Strangeness in a strange land
An anthology of speculative fiction by Malay writers makes for a mixed but intriguing read
By Stephanie Ye
Singa-Pura-Pura: Malay Speculative Fiction from Singapore
A couple of months ago, the Radin Mas Constituency Office decided to put up some decorations in celebration of Hari Raya Aidilfitri. Presumably meant to evoke Malay culture, the decorations comprised an empty stage strewn with dry leaves, topped with an "attap" roof (a printed plastic sheet) and, off to one side, a fluorescent-green coconut tree. Completing this Malay mise-en-scène was a standee of a couple in traditional-looking outfits, with holes where their faces should be so passers-by could stop, insert their own faces, and pose for a photo.
Wittier and more knowledgeable commentators than I have already deconstructed this rojak of tired tropes. But the core controversy was the fact that the photo used for the standee was not posed by models, but was in fact the wedding photo of private citizens, pulled from the Internet and used without the couple's permission. I was struck by the almost-body-horror of the act: the theft and violation of an individual's image for public amusement. As an act of appropriation, of erasure, it's so literal that, as the saying goes, you couldn't even make it up.
The othering and dehumanisation of racial minorities has recently been in the spotlight, both in Singapore and abroad, due to various events of varying degrees of violence. As a Chinese Singaporean, I thus admit that I approached Singa-Pura-Pura: Malay Speculative Fiction from Singapore, in full self-flagellating, ethnic majority mode. Who better to reveal the weirder, stranger, darker possibilities of Singapore, than the indigenous people of this isle? I was primed to support this anthology even before reading a single word. (Speaking of judging a book by its cover, here I would like to make a shoutout to the gorgeous cover art by Muhammad Izdi, inspired by the cosmic Gunungan of Javanese culture.)
But of course, that is a pretty condescending attitude to take, not to mention that it adds to the unreasonable pressure of minority excellence. Anthologies, after all, tend to be a mixed bag, something perhaps inherent to any enterprise that tries to be as inclusive as possible whilst adhering to a specific theme. So it is with Singa-Pura-Pura. There are some stories I felt were mediocre; some were competent; some were thoroughly enjoyable; and some deeply impressed and moved me.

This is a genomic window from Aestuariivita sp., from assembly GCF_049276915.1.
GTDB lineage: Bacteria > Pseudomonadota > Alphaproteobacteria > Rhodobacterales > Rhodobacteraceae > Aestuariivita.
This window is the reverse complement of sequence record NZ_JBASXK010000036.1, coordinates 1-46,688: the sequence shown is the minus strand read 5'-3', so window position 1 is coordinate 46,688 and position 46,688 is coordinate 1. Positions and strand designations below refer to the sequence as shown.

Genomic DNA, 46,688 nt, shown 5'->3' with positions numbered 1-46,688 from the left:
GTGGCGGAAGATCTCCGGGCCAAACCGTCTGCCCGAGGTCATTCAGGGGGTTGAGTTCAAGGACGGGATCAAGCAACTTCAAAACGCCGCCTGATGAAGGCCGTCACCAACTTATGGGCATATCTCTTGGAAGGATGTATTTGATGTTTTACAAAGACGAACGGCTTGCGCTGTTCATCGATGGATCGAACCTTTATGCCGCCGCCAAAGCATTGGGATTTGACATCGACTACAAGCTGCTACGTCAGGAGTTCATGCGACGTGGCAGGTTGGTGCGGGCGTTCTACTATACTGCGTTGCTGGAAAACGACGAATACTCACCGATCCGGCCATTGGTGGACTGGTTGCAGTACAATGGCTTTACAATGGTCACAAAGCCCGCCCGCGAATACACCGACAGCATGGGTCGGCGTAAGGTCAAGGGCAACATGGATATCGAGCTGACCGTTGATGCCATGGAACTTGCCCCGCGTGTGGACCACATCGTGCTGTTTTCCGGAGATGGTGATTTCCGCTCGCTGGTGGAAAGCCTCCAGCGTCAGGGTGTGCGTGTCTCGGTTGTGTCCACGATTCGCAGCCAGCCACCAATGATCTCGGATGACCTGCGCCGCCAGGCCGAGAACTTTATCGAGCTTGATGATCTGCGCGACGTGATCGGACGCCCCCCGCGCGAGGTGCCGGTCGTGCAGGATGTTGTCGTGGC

Edited by academic, writer and translator Nazry Bahrawi, this anthology brings together 13 stories, most of them written in English and some translated from Bahasa. The anthology divides its stories amongst four sections whose titles cheekily marry Malayness and futurism: "Spectres of Sihir", "Tech Bahru", "Smart Mamat City", "Famili Nuclear". In a possibly unconscious but bracing reversal of the bulk of Anglophone Singapore literature, Chinese characters in these pages are incidental, in fact largely missing.
In his excellent afterword "Malays Speculating Futures", Nazry notes that he decided to translate the Bahasa stories into English in order to reach the widest possible audience. (He also decided to use the term Bahasa -- literally "language" -- rather than "Malay", in order to emphasise the link between Bahasa Melayu and Bahasa Indonesia, "situating Malay Singaporeans within the wider Malay Archipelago.") But even as he had to bow to Anglophone dominance, an editorial decision of his I admired was the choice to leave numerous Bahasa words and phrases untranslated, eschewing footnotes and compromising only with a glossary at the back of the book. This encourages a reader unfamiliar with Bahasa to derive meaning from context -- which, fittingly, shouldn't be an issue for any reader willing to enter the made-up worlds of speculative, science-fiction and fantasy stories.
Quite a few stories are familiar speculative fare in which technology has been used to organise and dehumanise. In "Quota" by Maisarah Abu Samah, happiness is a limited commodity of which each human is assigned a share; in "Gold, Paper and Bare Bones" by Farihan Bahron, retirees consult chips embedded in their palms to check how many more points they need to achieve the coveted "Retiree" status of free medical treatment, mortgage forgiveness and discounts on drinks and food. In "Mother Techno" by ila, the protagonist Siti relies on an AI virtual assistant to help her communicate in Bahasa with her invalid mother, even as she races against a government-mandated deadline to herself conceive a child.
I was also intrigued by some meta links between stories, with its hints of references and influences within the writing community. For example, in "Mother Techno", ila quotes a song by artist bani haykal, whose own story about an experimental squatter's community communing with nature and AI, "Isolated Future #2: MacRitchie Treeptops", is the next in the anthology; both stories also make passing reference to Tengah, a former military training area in Western Singapore that's now planned as our "first smart and sustainable town" -- indeed, an ambitious concept that will, hopefully, give rise to even more imaginative speculations.